Otero County Declares State of Emergency, Demands National Guard Re-Open Border Checkpoints
New Mexico’s Otero County declared a state of emergency Wednesday, demanding that the governor deploy the National Guard to re-open Customs and Border Protection (CBP) checkpoints.
The resolution was passed unanimously and emphasized the need for checkpoints, which were closed in March, to stop the passage of drugs and to halt illegal crossings at the border. The checkpoints were closed temporarily “to assist with the processing of these aliens,” a CBP statement read, according to the Alamogordo Daily News.
“If this demand is not met by the State of New Mexico in one week’s time, the County of Otero will take action itself to provide security and safety and well-being for the people in this county,” said Otero County Commission Chairman Couy Griffin to the Alamogordo Daily News. (RELATED: 2019 On Track To Experience Highest Level of Illegal Immigration In A Decade)
“Otero County will also consider litigation in regards to the State of New Mexico failing to follow its constitutional duties towards the people of Otero County,” Griffin added.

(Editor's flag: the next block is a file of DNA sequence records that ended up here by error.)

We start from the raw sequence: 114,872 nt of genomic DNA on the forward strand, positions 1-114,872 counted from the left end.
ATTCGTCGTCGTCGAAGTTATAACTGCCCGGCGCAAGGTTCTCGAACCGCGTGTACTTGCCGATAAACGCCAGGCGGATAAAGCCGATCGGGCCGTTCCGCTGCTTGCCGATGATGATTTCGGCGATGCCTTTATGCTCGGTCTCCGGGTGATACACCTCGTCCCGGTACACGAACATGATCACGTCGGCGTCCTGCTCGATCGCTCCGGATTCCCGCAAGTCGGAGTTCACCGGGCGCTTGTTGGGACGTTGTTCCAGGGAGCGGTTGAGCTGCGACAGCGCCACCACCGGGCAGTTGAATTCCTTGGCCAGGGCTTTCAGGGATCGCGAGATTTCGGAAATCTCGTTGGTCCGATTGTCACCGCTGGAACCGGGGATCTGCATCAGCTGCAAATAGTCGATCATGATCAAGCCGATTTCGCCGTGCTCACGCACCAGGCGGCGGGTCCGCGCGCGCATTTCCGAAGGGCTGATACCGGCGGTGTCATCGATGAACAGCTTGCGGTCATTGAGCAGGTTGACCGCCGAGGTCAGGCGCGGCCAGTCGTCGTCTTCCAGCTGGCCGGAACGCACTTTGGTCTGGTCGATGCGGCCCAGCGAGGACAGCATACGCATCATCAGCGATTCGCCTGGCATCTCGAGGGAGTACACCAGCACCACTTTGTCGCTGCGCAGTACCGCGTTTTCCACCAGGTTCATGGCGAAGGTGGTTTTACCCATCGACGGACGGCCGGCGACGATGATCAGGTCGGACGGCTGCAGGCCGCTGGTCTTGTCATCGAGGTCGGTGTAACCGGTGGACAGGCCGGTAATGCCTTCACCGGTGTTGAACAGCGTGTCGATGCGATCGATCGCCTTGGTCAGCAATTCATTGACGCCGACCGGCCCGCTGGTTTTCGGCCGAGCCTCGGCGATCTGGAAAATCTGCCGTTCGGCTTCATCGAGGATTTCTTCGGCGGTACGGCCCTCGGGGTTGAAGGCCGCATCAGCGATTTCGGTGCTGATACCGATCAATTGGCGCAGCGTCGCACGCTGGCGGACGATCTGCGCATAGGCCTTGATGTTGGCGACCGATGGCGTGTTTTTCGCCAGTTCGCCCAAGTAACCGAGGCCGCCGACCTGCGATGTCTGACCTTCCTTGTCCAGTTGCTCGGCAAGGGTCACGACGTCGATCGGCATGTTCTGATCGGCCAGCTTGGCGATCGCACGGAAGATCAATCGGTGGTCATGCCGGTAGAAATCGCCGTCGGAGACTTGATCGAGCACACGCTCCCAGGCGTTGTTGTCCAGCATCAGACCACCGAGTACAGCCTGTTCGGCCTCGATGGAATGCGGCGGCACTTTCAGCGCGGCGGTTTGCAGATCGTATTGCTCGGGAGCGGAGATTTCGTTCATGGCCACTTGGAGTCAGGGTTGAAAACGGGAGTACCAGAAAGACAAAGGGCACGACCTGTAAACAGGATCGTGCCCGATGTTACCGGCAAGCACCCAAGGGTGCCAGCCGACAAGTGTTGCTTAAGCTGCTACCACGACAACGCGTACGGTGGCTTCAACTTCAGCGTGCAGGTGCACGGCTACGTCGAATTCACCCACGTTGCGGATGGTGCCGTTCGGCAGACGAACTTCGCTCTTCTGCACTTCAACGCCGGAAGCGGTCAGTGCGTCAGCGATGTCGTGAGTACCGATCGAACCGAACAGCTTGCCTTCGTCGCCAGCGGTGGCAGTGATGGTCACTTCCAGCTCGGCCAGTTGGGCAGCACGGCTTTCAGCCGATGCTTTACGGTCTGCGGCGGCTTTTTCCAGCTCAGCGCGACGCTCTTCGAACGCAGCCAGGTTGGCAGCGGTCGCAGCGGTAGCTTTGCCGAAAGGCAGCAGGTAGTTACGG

However, Democratic New Mexico Gov. Michelle Lujan Grisham’s office sent out a statement saying that “the National Guard does not and would not operate federal checkpoints,” according to the Alamogordo Daily News.
“If Otero County officials are unhappy that a federal checkpoint has been un-manned, so to speak, their concerns would have the best chance of being addressed if registered with the federal agency that made the decision to shift that personnel elsewhere,” said spokesman Tripp Stelnicki on behalf of the governor‘s office.
“At the same time, Otero County is absolutely free to reach out to the Department of Homeland Security and Emergency Management for whatever assistance they feel they need, which as of today had not occurred.”
Otero County’s state of emergency follows Yuma, Arizona’s state of emergency declaration on Tuesday, in which Mayor Doug Nicholls said that the mass migration of immigrants was causing an “imminent threat” to the city of Yuma, according to the AZ Central.
This move came after Nicholls allowed the Border Patrol to release migrants into the community in March, but received word Tuesday that shelters for the migrants were at capacity even as the Border Patrol alerted him that they were going to release more migrants that very day, AZ Central reports.
“Today is a day that we had talked about three weeks ago, hoping never to get to,” Nicholls said Tuesday with a “heavy heart” at a news conference according to the AZ Central.
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